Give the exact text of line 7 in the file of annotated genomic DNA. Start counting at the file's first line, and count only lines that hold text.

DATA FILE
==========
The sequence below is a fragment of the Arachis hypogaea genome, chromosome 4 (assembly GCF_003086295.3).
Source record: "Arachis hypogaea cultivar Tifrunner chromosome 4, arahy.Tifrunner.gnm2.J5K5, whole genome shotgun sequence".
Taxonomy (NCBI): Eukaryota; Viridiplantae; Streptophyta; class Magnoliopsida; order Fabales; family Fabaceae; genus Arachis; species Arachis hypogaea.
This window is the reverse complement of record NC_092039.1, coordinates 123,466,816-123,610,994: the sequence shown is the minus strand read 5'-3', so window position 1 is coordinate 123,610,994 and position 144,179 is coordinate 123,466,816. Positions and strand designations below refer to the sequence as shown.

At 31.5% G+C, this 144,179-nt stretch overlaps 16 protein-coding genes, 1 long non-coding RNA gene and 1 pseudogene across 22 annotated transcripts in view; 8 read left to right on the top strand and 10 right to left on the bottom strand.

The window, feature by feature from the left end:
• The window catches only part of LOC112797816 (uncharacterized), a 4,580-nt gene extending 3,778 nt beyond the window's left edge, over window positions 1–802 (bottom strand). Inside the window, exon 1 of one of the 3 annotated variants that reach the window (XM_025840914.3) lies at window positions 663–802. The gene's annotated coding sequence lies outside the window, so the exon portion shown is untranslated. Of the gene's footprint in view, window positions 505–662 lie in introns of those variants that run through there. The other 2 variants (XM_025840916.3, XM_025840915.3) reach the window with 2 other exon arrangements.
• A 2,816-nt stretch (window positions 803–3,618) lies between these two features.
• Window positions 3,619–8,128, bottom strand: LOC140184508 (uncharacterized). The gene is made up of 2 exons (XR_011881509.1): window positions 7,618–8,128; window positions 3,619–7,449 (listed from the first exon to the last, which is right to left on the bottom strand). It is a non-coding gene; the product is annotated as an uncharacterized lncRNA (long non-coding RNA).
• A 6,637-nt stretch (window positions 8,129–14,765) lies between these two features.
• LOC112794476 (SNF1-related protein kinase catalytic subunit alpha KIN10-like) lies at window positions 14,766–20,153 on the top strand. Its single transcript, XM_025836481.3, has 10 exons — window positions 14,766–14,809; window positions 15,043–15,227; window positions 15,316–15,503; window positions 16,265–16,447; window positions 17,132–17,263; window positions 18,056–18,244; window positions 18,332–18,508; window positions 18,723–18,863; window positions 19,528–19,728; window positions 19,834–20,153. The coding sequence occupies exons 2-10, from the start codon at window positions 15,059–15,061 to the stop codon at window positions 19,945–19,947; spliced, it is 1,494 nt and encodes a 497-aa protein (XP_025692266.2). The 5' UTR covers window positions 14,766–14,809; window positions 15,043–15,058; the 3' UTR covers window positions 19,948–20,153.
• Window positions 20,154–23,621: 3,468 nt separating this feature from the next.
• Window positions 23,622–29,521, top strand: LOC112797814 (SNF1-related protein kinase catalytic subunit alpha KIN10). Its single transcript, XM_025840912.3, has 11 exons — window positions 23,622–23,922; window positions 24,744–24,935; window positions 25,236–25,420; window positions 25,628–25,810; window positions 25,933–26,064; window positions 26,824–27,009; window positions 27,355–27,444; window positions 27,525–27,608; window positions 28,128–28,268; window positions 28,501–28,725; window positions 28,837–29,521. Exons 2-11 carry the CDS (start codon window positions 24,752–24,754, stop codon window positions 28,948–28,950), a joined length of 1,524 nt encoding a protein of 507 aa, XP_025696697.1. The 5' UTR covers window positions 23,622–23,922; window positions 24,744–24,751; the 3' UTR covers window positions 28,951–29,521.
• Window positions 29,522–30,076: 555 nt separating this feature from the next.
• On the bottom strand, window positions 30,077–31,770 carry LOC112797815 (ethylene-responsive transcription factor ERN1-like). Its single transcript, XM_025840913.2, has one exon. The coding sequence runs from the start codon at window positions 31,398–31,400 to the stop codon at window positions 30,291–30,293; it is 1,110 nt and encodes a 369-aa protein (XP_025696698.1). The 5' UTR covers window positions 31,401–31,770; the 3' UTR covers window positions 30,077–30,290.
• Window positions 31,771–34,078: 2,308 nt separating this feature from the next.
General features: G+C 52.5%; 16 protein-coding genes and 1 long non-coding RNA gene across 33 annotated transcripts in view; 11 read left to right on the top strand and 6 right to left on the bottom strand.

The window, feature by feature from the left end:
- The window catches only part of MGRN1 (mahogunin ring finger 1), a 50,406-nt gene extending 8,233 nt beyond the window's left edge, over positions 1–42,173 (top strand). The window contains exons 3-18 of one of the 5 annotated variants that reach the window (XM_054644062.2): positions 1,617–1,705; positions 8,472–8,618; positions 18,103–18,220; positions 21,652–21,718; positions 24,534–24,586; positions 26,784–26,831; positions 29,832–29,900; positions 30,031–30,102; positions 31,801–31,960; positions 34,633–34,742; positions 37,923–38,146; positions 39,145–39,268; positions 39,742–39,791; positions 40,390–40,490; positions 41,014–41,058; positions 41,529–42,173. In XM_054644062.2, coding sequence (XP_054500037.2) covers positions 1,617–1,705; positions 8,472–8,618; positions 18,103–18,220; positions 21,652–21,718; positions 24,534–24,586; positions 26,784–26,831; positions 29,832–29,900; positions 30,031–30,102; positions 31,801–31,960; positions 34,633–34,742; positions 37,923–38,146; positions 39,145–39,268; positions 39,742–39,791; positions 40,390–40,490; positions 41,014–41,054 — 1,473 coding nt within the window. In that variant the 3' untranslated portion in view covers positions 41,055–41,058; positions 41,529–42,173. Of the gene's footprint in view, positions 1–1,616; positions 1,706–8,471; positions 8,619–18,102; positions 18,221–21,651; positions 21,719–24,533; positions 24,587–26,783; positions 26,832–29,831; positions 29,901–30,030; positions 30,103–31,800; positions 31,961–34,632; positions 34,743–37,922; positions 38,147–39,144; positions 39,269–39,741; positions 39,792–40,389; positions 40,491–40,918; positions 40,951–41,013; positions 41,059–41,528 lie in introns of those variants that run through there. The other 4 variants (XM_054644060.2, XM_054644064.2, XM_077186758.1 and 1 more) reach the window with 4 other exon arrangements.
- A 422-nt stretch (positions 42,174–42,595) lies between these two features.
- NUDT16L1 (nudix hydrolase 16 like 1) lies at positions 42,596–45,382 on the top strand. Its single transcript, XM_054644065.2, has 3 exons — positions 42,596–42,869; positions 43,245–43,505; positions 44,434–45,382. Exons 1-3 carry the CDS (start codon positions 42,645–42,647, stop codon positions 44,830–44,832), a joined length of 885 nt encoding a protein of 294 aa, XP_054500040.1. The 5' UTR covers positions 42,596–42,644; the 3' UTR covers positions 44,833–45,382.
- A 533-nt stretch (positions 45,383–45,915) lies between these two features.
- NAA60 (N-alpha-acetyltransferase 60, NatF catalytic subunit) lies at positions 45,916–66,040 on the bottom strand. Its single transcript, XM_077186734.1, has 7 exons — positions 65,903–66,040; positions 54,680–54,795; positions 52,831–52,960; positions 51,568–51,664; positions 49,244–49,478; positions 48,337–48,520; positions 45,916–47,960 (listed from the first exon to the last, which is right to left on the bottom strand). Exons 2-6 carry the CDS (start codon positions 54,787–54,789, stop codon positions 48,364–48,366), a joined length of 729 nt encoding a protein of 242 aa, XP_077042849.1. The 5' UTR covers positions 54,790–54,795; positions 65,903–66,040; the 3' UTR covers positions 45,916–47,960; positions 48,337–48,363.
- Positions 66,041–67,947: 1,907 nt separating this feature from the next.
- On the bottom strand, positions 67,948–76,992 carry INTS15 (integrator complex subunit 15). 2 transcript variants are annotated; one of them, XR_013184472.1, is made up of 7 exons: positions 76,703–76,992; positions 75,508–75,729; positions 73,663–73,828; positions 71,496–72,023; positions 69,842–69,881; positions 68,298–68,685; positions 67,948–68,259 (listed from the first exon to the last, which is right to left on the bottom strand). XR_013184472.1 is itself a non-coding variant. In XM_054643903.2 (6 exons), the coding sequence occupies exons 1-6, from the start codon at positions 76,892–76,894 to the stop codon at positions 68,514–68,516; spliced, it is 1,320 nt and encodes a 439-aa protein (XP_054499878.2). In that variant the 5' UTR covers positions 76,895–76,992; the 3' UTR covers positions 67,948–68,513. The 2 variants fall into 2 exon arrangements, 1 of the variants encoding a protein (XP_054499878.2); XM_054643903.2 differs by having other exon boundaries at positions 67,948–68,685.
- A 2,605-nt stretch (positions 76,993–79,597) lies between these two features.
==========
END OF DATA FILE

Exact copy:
• The window catches only part of LOC112797816 (uncharacterized), a 4,580-nt gene extending 3,778 nt beyond the window's left edge, over window positions 1–802 (bottom strand). Inside the window, exon 1 of one of the 3 annotated variants that reach the window (XM_025840914.3) lies at window positions 663–802. The gene's annotated coding sequence lies outside the window, so the exon portion shown is untranslated. Of the gene's footprint in view, window positions 505–662 lie in introns of those variants that run through there. The other 2 variants (XM_025840916.3, XM_025840915.3) reach the window with 2 other exon arrangements.